David Burton will give a
on Monday, Aug. 6, at 7:30 p.m. in Weinstein Auditorium,
Wright Hall, as part of the School for Social Work Summer
Lecture Series. The lecture is free and open to the public.
I was once a guest in a college
classroom, appearing with a man who had spent years in prison
and treatment for his sexual aggression.
I was ill and quite
tired at the time, and was dressed in an old sport jacket
and blue jeans, and I had a patch over my left eye. My co-presenter
was older, well coiffed, well spoken and well dressed.
class topic was deceit. We decided that he would speak first
and answer questions until the discussion turned to research.
I looked downward, averting my gaze. After half a dozen questions,
the students were calling him “Doc.”
When a student asked a question
about survival curve analysis, I grabbed a piece of chalk
and stepped in to in to answer. The shock in their eyes was
amazing, the lesson of the day quite clear.
We know a lot about sexual assault,
how to predict reoffense, and how to successfully treat it
(in study after study, only 5 to 10 percent of sexual abusers
reoffend after treatment). Yet the missing critical element
is often a lack of reporting by bystanders. A victim may
not want to report what happened due to shame, guilt, fear
of not being believed or being harmed.
Why would a bystander
not report their suspicions? Bystanders or those suspicious
of sexual assault may not report because they think a person
they know or care about could not be a sexual offender. This
is obviously wrong. An amazing 80 percent of sexual offenders
are well known to the victim. And as illustrated in my classroom
anecdote, sexually abusive people do not look like monsters—they look like everyone else (only a very few
A bystander could also be worried
about what might happen to the person they report on. After
25 years of working with police I know they do a very careful
job in investigations and we need to trust in their skills.
Finally, some bystanders may fear repercussions from the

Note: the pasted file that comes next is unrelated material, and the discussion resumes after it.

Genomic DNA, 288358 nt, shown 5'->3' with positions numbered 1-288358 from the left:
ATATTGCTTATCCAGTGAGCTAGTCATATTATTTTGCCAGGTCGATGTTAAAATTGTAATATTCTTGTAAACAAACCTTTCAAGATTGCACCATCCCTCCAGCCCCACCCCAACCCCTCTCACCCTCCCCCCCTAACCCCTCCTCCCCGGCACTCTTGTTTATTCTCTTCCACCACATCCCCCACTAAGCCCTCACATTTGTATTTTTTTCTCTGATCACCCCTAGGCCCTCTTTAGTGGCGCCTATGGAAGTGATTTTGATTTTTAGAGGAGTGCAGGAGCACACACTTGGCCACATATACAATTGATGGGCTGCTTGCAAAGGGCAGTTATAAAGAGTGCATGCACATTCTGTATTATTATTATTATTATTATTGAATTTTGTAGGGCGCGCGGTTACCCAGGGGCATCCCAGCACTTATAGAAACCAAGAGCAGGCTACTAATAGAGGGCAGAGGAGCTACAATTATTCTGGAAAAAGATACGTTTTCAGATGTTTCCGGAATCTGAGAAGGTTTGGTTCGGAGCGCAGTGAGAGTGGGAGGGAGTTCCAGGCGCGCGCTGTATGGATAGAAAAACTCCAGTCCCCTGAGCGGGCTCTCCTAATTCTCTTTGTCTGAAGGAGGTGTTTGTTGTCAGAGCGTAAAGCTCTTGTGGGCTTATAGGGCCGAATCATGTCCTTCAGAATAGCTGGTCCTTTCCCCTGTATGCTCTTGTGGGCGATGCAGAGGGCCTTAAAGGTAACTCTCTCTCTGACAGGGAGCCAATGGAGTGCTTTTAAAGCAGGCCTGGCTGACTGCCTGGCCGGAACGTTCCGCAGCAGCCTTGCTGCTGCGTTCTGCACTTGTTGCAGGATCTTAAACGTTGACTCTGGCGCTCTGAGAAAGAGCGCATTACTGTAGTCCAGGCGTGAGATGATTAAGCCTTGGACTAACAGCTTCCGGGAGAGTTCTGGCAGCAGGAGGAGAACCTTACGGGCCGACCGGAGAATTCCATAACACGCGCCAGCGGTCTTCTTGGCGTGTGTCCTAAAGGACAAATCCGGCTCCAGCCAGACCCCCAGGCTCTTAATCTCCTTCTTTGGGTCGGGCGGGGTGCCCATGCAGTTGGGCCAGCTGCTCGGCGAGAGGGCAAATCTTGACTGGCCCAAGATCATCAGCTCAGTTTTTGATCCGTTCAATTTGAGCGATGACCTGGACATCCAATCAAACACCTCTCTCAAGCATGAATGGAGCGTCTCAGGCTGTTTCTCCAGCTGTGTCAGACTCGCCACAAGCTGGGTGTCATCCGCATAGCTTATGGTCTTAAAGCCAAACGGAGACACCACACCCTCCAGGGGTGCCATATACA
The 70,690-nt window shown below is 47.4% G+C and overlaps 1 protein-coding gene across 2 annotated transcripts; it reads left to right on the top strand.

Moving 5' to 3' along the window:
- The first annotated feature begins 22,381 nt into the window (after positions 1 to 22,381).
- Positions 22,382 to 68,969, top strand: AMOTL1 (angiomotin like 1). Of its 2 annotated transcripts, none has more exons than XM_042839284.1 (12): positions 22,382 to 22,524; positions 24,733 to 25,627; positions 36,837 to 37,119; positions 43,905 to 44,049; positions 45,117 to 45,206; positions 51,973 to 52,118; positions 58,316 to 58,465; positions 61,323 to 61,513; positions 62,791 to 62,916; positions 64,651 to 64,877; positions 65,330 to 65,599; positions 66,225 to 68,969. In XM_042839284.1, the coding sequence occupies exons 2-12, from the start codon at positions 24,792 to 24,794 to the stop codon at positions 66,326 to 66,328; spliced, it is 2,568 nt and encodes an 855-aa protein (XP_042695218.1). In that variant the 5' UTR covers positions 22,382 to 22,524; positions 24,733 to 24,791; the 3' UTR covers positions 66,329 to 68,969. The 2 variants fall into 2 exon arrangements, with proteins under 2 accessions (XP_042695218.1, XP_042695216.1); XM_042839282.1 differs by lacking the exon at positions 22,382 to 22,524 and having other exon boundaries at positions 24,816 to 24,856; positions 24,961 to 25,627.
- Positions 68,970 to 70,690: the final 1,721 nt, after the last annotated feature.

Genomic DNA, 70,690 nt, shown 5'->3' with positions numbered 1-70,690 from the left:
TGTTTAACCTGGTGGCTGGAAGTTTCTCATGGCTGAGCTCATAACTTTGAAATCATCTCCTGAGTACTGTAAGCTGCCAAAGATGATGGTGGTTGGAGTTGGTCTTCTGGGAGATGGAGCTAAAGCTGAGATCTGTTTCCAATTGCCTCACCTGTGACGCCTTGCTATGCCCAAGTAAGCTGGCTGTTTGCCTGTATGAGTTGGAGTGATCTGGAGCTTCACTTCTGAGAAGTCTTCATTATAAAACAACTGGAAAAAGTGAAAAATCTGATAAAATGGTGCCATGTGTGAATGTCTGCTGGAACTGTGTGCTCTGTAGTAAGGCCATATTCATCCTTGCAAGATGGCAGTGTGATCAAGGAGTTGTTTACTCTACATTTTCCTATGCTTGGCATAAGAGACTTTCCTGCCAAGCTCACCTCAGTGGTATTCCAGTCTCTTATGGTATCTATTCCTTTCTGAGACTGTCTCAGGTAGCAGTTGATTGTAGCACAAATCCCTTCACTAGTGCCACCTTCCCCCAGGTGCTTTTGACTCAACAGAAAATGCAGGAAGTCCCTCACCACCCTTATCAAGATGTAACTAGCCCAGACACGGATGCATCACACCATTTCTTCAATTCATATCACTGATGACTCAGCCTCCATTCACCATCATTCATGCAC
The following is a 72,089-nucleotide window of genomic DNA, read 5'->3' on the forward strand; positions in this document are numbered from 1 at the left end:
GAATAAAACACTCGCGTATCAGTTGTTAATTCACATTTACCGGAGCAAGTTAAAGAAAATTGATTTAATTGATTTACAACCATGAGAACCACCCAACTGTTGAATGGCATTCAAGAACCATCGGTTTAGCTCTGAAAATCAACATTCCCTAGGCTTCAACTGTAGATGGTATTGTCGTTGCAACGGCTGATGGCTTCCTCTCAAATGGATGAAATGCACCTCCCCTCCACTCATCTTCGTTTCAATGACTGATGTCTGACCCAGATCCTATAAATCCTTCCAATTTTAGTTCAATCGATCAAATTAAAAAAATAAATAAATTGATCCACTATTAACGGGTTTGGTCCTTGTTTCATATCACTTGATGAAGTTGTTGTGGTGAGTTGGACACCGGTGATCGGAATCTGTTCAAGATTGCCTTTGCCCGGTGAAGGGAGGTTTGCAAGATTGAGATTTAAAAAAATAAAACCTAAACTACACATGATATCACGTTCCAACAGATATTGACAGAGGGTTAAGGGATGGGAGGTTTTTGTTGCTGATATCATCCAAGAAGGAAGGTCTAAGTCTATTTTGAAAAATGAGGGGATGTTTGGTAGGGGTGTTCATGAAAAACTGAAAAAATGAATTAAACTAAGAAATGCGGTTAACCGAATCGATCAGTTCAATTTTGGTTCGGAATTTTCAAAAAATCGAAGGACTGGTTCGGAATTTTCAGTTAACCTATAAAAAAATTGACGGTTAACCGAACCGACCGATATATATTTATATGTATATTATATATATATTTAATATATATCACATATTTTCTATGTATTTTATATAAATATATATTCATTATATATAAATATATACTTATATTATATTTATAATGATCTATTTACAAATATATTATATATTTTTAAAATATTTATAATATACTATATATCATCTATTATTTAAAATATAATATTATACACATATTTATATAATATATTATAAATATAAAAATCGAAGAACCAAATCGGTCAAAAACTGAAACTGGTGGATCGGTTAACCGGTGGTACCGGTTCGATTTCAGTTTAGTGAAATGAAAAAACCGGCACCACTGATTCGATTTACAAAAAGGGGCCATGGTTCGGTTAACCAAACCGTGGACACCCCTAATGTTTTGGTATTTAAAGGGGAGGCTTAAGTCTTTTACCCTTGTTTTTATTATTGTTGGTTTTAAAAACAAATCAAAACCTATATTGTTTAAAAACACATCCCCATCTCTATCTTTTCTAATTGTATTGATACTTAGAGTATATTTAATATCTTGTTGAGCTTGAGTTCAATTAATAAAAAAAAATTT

accused, such as in instances in which an accused person
holds power over the accuser. But is a child’s
safety and wellbeing worth giving into those fears? What if it were your child?
Are we not all responsible for our societies’ children?
I exhort everyone to
push aside such fears and report all suspicions. We can help
the survivors and may stop the offender from reoffending.
If you need help on this, visit the for
salient resources and links.
The Potential Benefits of Sports
Secondly, I wish to raise a
point relating to coaches and parents. Researchers have reported
how difficult middle school can be for about 85 percent of
young women (grade drops in 7th grade are extremely common)
and that involvement in sports is one of the best ways of
maintaining healthy self-esteem. For young men, the difficult
period is in early high school. Sports and other extracurricular
activities also help boys emerge with self-esteem. In fact,
researchers have reported the great social, emotional and
physical benefits of sports involvement, facilitated by coaches,
all the way into college. However they have also shown that
both coaching and education work best when positive and frequent
parental involvement is present.
Do you know your daughters’ coaches
well? Do you supervise when your son goes on a trip with
a traveling team? Do you allow your child and their coach
to spend time alone together on a regular basis? Sexually
abusive individuals target isolated youth who do not have
much parental supervision and, as one client told me, “…who
In my research and clinical
work the motivations for sexual assault are many and the
methods are clear—public awareness
about this information is the best response to what has been
called the major public health issue of our time.
never know the details of what happened at Penn State. Yet,
we can all learn to report our suspicions and add to the
benefits of sports and extracurricular activities by being
positively and regularly involved in our children’s schools
and lives. Both of these behaviors will reduce the chances
of children being sexually assaulted. Finally, if a child
tells you they have been abused, please bring them to a licensed
therapist as soon as possible for an evaluation.